Categories
Blog

School Streets

At Central Public School, parents, teachers, and students are encouraging us to rethink who streets are for, and how we use them.

Thirty minutes before the school bell rang, dozens of kids ran into the street screaming at the top of their lungs. “We own the street!” they chanted. Parents and passers-by smiled, casually curious about what was going on, as they strolled along an open road. It was Tuesday morning on Sydenham Street, and it was Central Public School’s first School Street.

In lay terms, School Streets are timed traffic restrictions: a street near a school is closed to vehicles at 30-minute intervals at pick-up and drop-off times. It’s an idea that is long overdue. Before cars, city streets were shared by users of all sorts – horses, trams, and kids alike. Nowadays, cars dominate street use in terms of legal entitlements, funding, and actual allocated space. But people-oriented takeovers are taking shape. From open street festivals to full pedestrianization, as was done on Napier Street in Kingston, there’s a growing demand to reorient streets to the needs of communities.

This is where School Streets come in. Following initiatives from the London (UK) boroughs of Hackney and Camden in 2017, as well as from Winnipeg in 2020, Kingston hosted the second year-long School Street in Canada – and the first in Ontario – at Winston Churchill Public School in 2020. The expansion of the program to Central Public School along Sydenham Street between Ordnance and Colborne is receiving rave reviews.

“Kids really like it, and it’s really fun to run on the street and have no cars”, says Jane, 8 years old, and a Central student. A fun street is indeed part of a larger vision for School Streets. The Kingston Coalition for Active Transportation (KCAT), which led the initiative with Winston Churchill Public School and were instrumental in getting it off the ground at Central, lists improved safety, lower stress, increase in active transportation and physical activity, and social connection between caregivers among the benefits of the projects. There may also be public health benefits associated with the project: clearing school streets of traffic can reduce the potential for long-term chronic illness associated with air pollution and noise.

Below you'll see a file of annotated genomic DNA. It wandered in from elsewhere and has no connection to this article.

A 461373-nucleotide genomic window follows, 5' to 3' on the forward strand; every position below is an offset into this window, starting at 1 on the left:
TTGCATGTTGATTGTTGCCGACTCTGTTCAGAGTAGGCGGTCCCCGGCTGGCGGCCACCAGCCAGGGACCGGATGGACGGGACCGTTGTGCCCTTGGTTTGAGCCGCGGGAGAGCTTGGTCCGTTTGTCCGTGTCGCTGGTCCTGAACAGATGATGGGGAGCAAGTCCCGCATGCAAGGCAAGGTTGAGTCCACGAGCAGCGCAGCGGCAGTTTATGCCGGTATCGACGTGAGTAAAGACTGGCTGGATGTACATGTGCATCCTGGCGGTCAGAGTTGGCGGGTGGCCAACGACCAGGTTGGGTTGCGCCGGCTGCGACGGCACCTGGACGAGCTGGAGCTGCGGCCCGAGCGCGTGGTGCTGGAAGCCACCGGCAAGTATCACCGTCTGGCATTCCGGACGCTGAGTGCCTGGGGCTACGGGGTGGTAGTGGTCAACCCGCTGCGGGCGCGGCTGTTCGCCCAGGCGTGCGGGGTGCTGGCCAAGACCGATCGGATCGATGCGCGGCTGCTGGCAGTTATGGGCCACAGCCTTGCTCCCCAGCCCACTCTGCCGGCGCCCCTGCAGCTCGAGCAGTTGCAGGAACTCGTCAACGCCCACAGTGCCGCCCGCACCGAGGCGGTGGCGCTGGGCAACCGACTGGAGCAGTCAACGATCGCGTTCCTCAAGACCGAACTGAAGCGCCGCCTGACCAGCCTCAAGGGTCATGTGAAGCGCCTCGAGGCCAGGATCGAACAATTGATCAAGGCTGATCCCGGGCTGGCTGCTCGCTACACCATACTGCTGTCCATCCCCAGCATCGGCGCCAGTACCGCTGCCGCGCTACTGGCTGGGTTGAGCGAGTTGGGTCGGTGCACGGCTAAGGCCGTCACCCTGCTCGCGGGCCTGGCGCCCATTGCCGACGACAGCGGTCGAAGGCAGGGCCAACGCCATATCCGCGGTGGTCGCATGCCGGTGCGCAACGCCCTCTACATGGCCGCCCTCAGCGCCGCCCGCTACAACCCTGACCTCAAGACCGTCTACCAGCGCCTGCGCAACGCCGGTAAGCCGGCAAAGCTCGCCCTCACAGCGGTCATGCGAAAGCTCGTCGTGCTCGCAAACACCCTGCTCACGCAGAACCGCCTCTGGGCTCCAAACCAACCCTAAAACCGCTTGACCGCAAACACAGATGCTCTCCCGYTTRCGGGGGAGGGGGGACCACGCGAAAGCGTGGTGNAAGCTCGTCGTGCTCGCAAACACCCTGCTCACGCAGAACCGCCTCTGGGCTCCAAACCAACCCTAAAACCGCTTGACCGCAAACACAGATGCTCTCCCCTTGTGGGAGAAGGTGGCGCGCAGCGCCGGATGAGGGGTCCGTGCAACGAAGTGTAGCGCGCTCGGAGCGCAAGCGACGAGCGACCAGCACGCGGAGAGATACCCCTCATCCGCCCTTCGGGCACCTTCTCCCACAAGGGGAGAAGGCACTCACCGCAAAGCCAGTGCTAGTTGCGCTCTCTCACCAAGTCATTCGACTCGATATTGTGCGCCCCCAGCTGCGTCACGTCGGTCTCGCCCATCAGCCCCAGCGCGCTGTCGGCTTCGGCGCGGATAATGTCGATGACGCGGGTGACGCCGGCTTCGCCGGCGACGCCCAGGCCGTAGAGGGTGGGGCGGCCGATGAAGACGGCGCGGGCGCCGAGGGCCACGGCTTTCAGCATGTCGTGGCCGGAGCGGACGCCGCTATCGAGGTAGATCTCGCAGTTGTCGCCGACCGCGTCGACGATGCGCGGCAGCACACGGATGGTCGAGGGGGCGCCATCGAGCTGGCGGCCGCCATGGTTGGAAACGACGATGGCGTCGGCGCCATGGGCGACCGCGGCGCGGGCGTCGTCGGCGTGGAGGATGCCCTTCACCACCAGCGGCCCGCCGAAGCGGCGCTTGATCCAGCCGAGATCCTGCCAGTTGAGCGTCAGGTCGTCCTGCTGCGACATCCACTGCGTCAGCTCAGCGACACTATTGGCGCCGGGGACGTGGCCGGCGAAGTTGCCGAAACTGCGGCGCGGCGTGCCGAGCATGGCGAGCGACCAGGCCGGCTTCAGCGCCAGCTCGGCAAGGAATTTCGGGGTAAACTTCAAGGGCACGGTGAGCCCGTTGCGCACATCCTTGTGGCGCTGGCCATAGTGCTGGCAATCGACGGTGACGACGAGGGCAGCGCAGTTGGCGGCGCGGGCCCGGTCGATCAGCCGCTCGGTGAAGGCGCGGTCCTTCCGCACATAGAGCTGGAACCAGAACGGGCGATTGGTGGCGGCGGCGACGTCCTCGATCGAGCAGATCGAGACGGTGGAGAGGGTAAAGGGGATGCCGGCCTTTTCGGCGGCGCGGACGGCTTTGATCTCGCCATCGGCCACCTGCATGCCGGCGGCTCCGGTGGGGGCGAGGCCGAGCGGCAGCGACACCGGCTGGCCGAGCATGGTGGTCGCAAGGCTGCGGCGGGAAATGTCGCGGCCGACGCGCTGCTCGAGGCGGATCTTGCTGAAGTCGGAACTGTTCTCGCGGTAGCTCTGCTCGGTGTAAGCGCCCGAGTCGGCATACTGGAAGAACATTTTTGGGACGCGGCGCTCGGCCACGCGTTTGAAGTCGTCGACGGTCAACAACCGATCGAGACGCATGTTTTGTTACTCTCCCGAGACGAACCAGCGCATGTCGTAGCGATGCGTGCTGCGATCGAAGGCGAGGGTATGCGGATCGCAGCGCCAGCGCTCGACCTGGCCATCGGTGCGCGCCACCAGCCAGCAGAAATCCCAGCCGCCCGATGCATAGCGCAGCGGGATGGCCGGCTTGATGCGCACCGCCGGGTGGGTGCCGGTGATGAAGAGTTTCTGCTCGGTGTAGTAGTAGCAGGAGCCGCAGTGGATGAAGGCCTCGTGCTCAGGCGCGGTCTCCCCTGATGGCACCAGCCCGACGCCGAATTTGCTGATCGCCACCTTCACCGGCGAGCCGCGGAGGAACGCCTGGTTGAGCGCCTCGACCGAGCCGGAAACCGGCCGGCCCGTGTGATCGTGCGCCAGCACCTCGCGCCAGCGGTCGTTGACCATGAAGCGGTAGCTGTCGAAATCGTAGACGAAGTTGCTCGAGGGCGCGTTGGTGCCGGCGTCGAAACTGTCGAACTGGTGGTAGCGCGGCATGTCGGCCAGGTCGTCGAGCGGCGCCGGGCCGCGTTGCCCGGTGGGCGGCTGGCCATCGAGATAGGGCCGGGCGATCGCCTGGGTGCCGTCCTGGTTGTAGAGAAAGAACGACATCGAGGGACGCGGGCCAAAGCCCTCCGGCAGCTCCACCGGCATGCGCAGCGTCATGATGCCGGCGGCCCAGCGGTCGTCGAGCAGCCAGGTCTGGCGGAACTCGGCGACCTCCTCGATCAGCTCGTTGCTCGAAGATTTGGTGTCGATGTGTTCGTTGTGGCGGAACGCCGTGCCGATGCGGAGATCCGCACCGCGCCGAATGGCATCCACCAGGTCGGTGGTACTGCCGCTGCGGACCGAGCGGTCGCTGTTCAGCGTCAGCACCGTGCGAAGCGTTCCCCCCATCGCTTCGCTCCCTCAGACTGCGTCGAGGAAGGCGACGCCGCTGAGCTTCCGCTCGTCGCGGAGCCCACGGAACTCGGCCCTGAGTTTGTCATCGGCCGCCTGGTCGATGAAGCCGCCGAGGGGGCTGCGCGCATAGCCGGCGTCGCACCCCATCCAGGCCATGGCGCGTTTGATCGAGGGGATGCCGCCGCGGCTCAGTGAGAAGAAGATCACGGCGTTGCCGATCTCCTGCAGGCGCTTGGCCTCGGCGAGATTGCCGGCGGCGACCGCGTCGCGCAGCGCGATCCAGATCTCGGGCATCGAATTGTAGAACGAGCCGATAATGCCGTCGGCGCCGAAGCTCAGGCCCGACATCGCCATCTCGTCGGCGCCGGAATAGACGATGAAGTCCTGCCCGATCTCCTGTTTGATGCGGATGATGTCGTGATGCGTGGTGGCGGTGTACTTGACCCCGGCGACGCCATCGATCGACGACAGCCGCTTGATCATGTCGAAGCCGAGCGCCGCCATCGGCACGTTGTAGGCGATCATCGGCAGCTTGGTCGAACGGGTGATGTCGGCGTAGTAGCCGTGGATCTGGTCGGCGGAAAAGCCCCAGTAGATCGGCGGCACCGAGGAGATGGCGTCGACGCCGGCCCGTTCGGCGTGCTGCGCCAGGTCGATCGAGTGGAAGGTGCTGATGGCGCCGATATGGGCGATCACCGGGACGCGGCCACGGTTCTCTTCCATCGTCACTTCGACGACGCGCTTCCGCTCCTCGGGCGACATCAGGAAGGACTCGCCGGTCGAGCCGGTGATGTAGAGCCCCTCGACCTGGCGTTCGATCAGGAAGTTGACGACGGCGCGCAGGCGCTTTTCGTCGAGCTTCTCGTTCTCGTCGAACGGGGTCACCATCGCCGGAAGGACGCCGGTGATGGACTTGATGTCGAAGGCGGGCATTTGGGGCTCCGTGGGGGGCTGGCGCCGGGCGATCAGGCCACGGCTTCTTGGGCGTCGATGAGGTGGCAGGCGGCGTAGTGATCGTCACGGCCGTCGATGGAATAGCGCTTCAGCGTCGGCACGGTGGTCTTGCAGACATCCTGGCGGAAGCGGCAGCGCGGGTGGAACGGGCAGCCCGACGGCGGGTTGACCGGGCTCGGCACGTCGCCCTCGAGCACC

20220617_152337-2-3790781
BEFORE: The street outside of Central Public School before the School Street program started full-time.
20220621_084610-2-7264179
AFTER: School Street at Central Public School runs twice a day, every day of the school year.

The importance of seeing streets as public space is clear even to young people. As Stella, age 11, pointed out, “after COVID, we just had to stay in one spot, and this gives us more space.” Indeed, contrary to the City’s early pandemic closures of public spaces, public health professionals across the world encouraged people to meet outside safely as much as possible. School Streets, in this way, may be a small step towards creating a new and more accessible public space, especially for children who otherwise do not have a say in how their streets are used.

School Streets can also be seen as prioritizing the needs of parents who can walk their kids to school, instead of favouring those who need a car to drive to work. Stella, again responds to this critique: “from the car’s perspective, I think it should be fine because it’s only closed for about half an hour, and they can easily go around.” In fact, one of the big surprises of Central’s first School Street was the decrease in overall traffic near Sydenham Street. Residents and visitors to Providence Manor, instead of driving by Central School to get to Queen Street, simply chose a different route, effectively reducing traffic for the parents who did drive. An unintended outcome of the School Street is that it may be making drop-off routes easier for car-dependent families. Nonetheless, ensuring that all school programs do not adversely effect those who require vehicles for economic or mobility reasons is an essential measure to review as the program continues.

Still, one street closure does not necessarily equal a safe passage for children, caregivers, and teachers. For that, we will require a rebalance of the entire street network and begin to favour the needs of those who are absent, specifically public transit-dependent residents, people with disabilities, senior residents, and importantly, children and youth. In fact, the Central Public School Advisory Council sees School Streets as working in tandem with other initiatives that tip the scale back towards people-oriented transportation, such as a biking school bus, or a pedestrianized street network surrounding Skeleton Park. Ultimately, it is up to all of us to rethink who streets are for and how we use them.

The School Street will be back at Central Public School starting in September and will run every school day, rain, shine, or snow, throughout the rest of the year. To do this, the Advisory Council is asking for additional parent or local resident volunteers to set-up and take-down road barricades each day. These volunteer “bearriers” (shoutout to the Central Bears!) might also design other placemaking initiatives, and envision the long-term change that is needed for safer, accessible, and social streets we all want.

Please message SchoolStreetygk@gmail.com to ask to be involved!

This blog post was originally published in The Skeleton Press, Issue 11, Fall 2022 (page 30)